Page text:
Increased ticket prices and All-Ireland replay see GAA revenues hit record high

The All-Ireland football final replay, an increase in ticket prices for Allianz League and Championship games, and a general spike in gate receipts all contributed to a bumper 2019 financial year for the GAA.

GAA Director General Tom Ryan, right, addresses the media alongside President John Horan, and Stadium & Commercial Director Peter McKenna. Photo by David Fitzgerald/Sportsfile
GAA Director General Tom Ryan, right, addresses the media alongside President John Horan, and Stadium & Commercial Director Peter McKenna. Photo by David Fitzgerald/Sportsfile

Central Council's combined revenues reached €73.9m for 2019 - up €10.3m on the previous year

Top GAA officials revealed the good news this afternoon and confirmed that a solid performance from the company that runs Croke Park also contributed to an excellent overall bottom line.

GAA Finance Director Ger Mulryan revealed that September's All-Ireland football final replay between Dublin and Kerry was an unexpected windfall that was worth "about €3m" to the association.

In all, gate receipts for All-Ireland series games controlled by the GAA centrally came in at €18.2m for 2019, significantly up on the €12.7m taken in during 2018.

However, Ryan did sound a note of warning on the rising cost in preparing and fielding senior inter-county teams in particular:

The combined cost of preparing and fielding senior inter-county teams for the 32 counties came to €29.74 million in 2019. This was an increase of 11.6 per cent over the previous year, a trend that simply cannot continue.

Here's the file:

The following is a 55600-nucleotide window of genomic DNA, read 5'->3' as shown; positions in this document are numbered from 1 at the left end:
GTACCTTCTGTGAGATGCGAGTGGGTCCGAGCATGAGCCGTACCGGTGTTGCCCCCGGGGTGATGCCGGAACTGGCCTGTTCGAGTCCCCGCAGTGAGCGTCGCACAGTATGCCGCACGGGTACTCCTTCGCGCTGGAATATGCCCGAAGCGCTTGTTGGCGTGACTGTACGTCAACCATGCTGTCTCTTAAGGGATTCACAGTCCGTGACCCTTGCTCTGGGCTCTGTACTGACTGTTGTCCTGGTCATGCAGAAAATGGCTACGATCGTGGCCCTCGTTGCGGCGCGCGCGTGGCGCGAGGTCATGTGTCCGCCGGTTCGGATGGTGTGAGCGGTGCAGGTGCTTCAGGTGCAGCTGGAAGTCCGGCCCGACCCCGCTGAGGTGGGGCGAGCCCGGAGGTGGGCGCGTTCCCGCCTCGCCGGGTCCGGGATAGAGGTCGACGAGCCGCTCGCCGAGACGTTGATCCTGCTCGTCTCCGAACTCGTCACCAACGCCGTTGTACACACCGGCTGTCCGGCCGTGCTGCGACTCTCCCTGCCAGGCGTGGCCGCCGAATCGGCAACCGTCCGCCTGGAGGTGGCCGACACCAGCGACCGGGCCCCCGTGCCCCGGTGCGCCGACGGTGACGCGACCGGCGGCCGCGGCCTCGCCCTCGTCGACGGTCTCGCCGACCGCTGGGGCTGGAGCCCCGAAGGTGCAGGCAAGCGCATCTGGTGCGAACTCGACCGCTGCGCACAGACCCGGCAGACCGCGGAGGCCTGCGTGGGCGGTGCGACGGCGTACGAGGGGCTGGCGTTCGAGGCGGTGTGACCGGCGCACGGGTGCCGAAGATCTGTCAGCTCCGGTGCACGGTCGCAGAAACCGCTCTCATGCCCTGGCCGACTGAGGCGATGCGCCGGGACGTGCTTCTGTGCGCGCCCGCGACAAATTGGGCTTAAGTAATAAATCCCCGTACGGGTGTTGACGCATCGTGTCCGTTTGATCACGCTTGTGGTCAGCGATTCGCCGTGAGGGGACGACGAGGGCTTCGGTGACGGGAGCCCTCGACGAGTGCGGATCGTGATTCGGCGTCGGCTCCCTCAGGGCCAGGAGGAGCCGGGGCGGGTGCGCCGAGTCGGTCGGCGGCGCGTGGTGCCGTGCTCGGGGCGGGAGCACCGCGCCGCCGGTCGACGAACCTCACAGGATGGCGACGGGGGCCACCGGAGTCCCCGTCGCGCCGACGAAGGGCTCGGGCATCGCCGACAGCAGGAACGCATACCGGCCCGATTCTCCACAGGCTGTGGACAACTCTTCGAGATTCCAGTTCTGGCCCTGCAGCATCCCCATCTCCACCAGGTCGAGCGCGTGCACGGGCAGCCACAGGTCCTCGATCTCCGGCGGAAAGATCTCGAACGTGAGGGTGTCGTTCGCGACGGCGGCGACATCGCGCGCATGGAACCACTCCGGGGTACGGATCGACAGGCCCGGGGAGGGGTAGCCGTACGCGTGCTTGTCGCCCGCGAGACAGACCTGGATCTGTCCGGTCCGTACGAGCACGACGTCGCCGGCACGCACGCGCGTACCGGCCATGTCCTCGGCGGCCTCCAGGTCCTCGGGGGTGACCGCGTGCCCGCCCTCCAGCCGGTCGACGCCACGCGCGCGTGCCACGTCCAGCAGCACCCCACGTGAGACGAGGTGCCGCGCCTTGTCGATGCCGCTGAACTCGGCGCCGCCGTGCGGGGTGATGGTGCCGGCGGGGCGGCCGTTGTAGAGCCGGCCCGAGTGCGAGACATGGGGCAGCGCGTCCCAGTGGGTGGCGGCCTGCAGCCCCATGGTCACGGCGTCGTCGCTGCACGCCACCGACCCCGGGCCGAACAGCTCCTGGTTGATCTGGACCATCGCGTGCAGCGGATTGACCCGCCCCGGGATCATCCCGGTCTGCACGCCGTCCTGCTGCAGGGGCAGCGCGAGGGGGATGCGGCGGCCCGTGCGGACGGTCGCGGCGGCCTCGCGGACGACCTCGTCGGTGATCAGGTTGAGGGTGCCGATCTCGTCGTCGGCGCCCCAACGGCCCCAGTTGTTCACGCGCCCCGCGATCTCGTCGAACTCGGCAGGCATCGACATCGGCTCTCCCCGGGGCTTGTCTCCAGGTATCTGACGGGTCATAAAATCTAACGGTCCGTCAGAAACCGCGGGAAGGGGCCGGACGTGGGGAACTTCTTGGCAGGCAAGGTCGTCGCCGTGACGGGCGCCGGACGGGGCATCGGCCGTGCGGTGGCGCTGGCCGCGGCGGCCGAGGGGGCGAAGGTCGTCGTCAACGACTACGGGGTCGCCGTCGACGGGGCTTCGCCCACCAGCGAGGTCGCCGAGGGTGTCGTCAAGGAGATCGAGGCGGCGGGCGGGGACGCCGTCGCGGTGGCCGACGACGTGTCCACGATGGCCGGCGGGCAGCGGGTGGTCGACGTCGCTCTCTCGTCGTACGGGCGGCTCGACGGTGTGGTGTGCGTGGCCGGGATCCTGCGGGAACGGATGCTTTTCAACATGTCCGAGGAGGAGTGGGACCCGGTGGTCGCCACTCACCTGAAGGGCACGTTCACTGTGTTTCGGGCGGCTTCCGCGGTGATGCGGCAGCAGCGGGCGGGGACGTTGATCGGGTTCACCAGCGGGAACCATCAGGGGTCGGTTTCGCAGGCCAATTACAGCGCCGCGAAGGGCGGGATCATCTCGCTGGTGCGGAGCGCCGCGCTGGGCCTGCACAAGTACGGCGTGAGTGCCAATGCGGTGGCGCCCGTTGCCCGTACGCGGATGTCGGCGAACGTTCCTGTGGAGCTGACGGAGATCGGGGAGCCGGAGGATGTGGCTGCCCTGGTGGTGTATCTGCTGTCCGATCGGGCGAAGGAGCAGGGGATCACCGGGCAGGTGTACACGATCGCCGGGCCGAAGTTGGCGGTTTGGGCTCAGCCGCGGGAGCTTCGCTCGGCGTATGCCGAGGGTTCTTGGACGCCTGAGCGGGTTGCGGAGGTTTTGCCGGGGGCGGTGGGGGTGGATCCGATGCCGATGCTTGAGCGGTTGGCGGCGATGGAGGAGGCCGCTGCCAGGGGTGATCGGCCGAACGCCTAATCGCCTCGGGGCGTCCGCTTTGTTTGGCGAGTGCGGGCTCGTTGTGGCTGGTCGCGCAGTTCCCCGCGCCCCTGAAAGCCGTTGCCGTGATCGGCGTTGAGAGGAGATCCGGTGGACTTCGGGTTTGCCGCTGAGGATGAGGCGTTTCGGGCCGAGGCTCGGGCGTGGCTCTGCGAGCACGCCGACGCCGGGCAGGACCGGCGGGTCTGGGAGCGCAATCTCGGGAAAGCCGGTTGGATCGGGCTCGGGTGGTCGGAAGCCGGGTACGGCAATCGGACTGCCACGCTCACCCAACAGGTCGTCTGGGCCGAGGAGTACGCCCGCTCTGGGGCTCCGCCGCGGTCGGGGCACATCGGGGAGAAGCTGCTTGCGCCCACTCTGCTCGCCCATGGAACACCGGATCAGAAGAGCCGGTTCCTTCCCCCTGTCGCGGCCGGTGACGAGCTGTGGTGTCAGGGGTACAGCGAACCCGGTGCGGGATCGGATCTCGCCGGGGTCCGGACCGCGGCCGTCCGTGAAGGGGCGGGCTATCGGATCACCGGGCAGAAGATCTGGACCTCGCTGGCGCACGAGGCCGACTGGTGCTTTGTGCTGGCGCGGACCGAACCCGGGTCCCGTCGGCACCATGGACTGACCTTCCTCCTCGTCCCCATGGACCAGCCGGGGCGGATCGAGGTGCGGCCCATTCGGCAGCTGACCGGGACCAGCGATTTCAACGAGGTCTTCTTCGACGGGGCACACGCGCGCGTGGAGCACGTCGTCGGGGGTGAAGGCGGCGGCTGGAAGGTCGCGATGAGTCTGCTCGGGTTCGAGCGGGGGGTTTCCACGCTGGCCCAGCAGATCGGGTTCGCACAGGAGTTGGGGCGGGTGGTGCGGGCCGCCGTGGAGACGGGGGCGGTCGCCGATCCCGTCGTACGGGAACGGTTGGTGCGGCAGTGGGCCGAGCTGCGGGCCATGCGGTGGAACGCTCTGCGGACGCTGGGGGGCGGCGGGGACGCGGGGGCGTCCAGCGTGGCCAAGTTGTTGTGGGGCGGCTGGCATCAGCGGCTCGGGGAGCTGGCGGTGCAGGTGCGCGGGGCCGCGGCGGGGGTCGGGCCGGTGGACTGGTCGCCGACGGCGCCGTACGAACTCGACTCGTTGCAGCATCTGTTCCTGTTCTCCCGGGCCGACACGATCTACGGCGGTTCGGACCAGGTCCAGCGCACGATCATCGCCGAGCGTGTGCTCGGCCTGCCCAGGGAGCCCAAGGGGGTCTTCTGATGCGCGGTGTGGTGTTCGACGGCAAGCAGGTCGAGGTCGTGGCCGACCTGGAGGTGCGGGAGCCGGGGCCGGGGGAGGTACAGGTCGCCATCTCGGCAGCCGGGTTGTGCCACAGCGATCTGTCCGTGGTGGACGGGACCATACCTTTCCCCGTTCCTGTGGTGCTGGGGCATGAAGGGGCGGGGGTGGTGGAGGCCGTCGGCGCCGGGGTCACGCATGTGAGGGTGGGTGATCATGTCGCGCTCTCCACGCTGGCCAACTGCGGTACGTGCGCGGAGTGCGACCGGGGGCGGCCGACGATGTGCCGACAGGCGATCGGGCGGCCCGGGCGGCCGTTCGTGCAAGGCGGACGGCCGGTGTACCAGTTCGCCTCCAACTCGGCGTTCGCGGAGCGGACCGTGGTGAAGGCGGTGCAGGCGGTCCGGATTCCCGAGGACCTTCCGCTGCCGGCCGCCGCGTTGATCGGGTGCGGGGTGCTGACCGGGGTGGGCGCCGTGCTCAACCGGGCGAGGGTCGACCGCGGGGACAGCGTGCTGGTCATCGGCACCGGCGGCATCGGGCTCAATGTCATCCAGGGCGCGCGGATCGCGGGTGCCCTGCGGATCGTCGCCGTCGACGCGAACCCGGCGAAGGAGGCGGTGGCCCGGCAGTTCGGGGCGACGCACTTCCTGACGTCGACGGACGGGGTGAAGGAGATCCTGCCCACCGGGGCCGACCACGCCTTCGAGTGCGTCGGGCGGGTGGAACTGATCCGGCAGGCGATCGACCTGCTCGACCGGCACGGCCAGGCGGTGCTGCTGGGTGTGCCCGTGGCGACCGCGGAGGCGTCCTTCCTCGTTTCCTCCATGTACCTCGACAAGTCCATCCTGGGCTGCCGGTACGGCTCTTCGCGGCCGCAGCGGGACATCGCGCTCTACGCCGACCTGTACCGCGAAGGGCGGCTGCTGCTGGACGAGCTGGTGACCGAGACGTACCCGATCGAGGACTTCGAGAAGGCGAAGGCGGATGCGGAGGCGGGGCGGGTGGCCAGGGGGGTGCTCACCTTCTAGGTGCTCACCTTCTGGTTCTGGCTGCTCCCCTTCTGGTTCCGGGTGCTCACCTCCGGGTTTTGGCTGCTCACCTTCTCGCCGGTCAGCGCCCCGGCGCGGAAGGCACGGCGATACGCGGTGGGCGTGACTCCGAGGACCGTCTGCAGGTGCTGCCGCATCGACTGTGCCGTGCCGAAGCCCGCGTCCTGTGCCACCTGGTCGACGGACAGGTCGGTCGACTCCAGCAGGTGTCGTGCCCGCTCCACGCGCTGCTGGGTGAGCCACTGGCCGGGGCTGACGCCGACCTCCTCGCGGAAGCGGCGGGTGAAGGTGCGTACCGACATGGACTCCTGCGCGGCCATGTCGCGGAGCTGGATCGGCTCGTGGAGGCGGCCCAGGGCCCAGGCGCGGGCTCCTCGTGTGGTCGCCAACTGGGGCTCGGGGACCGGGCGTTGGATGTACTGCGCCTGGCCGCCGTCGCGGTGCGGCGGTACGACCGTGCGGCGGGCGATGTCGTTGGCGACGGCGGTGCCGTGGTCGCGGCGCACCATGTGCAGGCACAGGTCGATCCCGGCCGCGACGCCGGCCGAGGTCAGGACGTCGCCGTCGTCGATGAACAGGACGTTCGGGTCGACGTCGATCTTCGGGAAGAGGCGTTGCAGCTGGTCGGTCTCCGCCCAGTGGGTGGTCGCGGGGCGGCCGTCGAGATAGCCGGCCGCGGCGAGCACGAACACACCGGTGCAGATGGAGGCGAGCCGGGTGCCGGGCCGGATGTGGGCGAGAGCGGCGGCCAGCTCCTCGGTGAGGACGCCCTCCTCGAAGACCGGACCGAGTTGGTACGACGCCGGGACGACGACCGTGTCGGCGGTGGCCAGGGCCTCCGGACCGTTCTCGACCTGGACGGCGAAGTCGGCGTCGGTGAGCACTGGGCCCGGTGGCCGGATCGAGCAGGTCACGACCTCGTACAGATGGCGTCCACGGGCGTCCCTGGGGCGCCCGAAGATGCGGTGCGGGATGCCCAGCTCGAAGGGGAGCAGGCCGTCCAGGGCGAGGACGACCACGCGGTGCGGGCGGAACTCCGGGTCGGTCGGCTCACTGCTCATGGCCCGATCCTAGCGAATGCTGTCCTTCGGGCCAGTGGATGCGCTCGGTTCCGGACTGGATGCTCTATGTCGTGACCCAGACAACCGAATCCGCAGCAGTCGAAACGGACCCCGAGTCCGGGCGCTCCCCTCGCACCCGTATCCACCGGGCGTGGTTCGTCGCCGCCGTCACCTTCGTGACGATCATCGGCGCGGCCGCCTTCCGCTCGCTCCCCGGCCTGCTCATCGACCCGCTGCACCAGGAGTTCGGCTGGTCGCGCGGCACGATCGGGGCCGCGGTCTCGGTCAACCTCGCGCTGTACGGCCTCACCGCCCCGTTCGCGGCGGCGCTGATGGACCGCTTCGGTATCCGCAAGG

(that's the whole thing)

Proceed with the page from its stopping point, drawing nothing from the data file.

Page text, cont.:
There was also a note of caution expressed regarding the 2020 accounts which are expected to be down on 2019 due partly to the fact that there are no concerts currently booked in for Croke Park this summer.

Peter McKenna, the Croke Park stadium and GAA commercial director, said that the home of Gaelic Games is in a position to take concert bookings but noted that the Euro 2020 finals have impacted the number of major acts touring Europe.

"The bands are not travelling," said McKenna. "The big touring caravans as they were are not doing Europe because the 2020 Euros have sucked up so many cities. I mean it's not just in one venue, it's in 20 or 21 different cities.

The All-Ireland football final replay, an increase in ticket prices for Allianz League and Championship games, and a general spike in gate receipts all contributed to a bumper 2019 financial year for the GAA.

So that has taken the value of a European tour off the big bands. So yes, absolutely (we can host concerts), they are just not touring."

It was generally positive news though with the GAA's overall revenues - taking in Central Council, Croke Park Ltd, the insurance fund, injury fund, and other small companies/units - coming in at €118m, up 11 per cent on last year.

"GAA revenues for 2019 are at a record high," stated the GAA's financial report.

"A significant portion of this revenue was forecasted and planned for, based on the well received ticket price increases across our league and Championship campaigns.

"There was also the bonus of an All-Ireland football final replay along with an exceptionally strong performance from the Croke Park Stadium company which yielded a 31 per cent increase in its annual distribution back to CLG at €10.5m."

The headline figures put forward by the GAA for 2019 were that attendances grew by five per cent, 84 cent of every euro taken in was reinvested across the association and that there was a "record investment in games and player welfare of €23.1m".

Overall, this was described as a "stable and sound financial report for the year".

"The main thing, as you know, is to play and promote matches and get people playing, so on that front, I think it was a very positive year," said GAA Director General Tom Ryan.

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